Abstract Ref Number = APCP1216
Case report Pulmonary Hypoplasia in Children
Tika Ermawati,Diah Asri Wulandari
medical faculty of Pediatric Padjadjaran University
Background : Pulmonary hypoplasia characterized by the number and size of airways, vessels and alveoli are decreased. Clinical manifestations of pulmonary hypoplasia in children depend on the extent of the lung involved and other comorbidities. Pulmonary hypoplasia is one of the conditions that can cause respiratory distress and has a high mortality rate. Pulmonary hypoplasia may be primary (idiopathic) or secondary. Primary pulmonary hypoplasia is very rare and very lethal. The incidence is 9-11 of 10,000 live births. The mortality rate of pulmonary hypoplasia can reach 71-95%. The cause of primary hypoplastic disorders can be idiopathic or associated with the syndrome. Secondary pulmonary hypoplasia is associated with diaphragmatic abnormalities, central nervous system lesions or neuromuscular disorders, or congenital heart disease.
Case Presentation Summary : A boy, 4 months old came to the hospital with a chief complaint of shortness of breath since 2 months before entering the hospital. Complaints accompanied by a cough and fever since 4 days before entering the hospital. A history of contact with an adult TB patient does not exist. Patients born from the mother P1A0, term, spontaneous, immediately crying, birth weight 2300 grams. During pregnancy mothers routinely control patients to midwives to check their pregnancies, and never get sick. New patients get Hepatitis B immunization 1 time and BCG. Nutritional status of marasmus. He has microcephalal head circumference. On physical examination found takipneu, febris, oxygen desaturation. On examination of the pulmo there are suprasternal, intercostal and subcostal retractions, there is a decrease in vesicular breathing sound on the left and an additional pulse lung sound crackles. In the heart is the sound of systolic murmur sound. On supporting investigation, leukocytosis, increased CRP. On thorax examination is suggestive of a pulmonary aplasia. Echocardiography results obtained Truncus Arteriosus type I and Large subtruncal VSD. The result of thorax CT is left lung hypoplasia. The patient manage with symptomatic treatment.
Learning Points/Discussion : Pulmonary hypoplasia may be primary or secondary. Primary pulmonary hyperlasia is less common than secondary hypoplasia. Primary pulmonary hypoplasia is a condition that can cause respiratory distress and has a high mortality rate. Primary pulmonary hyperlasia may be caused by deficiency of transcription factors or growth factors such as TTF-1 deficiency, GATA factor, hepatocyte nuclear factor HNF310, epidermal growth factor and EGFR receptors, mitogen-activated protein (MAP) kinase, or other congenital disorders such as multiple pterygium syndrome , fetal akinesia-hypokinesia sequence, Scimitar syndrome, or Trisomy 21. The causes of secondary hypoplasia can be classified as: (1) abnormal thoracic cavities such as congenital diaphragm hernia and congenital adenomatoid malformation; (2) abnormal fetal breathing movements such as central nervous system injury or neuromuscular disorders; (3) lung fluid abnormalities or pulmonary fluid pressure as in the case of oligohydramnios; and (4) congenital heart disease. The diagnostic criteria have different manifestations depending on the extent of the lung involved and other comorbidities. Some infants may be asymptomatic tachypnea and others are acquired with respiratory distress within a few hours of life and require immediate mechanical ventilation. Other patients may come at the age of several months or years with infections recurrent lung and shortness of breath. Children with pulmonary hypoplasia will be more susceptible to respiratory infections due to abnormal angulation of the airway, ineffective mucocilliary clearance, and accumulated secretions. Pulmonary hypoplasia may be accidentally diagnosed as a result of suspicion recurrent respiratory infections so that the diagnosis of pulmonary hypoplasia requires clinical suspicion and good radiographic readings. For radiographic examinations are chest xray, computed tomography (CT) thoracic scan, fibre optic bronchoscopy, and pulmonary angiography and bronchography whenever possible. One study, however, suggests that chest CT scan is more useful in diagnosing pulmonary hypoplasia. The management of pulmonary hypoplasia are surgical or medical procedure. Surgical action that can be done is the correction of the diaphragm hernia, correction of cystic adenomatoid malformations. Medical management in the form of symptomatic supportive therapy aims to control the occurrence of infections and complications. The prognosis of patients with hypoplasia depends on the degree of abnormality. Complications that can occur are pulmonary hypertension that can be an irreversible blood vessel disease.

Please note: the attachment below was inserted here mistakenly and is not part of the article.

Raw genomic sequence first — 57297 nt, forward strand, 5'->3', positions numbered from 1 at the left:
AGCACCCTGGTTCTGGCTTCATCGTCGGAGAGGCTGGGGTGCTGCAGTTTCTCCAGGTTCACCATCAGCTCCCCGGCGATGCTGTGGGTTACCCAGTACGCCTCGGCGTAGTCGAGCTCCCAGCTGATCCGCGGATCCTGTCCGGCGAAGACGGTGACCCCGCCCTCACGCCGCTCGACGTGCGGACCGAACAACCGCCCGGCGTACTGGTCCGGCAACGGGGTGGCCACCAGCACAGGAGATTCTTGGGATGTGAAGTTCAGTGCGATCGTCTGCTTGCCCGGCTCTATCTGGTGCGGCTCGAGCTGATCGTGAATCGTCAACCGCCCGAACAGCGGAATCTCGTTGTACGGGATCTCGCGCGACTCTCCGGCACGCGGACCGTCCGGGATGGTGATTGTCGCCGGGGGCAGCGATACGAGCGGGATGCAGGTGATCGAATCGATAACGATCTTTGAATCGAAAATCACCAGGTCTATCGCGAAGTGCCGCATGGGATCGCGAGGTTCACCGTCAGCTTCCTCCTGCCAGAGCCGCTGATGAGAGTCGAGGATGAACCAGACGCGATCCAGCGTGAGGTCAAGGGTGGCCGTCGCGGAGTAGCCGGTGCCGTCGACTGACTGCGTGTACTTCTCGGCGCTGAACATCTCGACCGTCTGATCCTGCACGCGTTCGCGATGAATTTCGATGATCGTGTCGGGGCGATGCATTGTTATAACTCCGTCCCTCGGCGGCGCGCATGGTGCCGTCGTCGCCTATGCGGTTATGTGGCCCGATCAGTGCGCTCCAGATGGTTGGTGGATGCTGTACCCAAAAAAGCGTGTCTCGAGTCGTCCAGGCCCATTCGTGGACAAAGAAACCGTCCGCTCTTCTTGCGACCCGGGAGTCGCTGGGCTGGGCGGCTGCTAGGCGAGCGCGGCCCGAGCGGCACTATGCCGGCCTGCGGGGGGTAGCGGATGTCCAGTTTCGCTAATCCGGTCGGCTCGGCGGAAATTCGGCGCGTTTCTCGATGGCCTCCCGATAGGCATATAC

Keywords: pulmonary Hypoplasia congenital heart diseases CT scan Thorax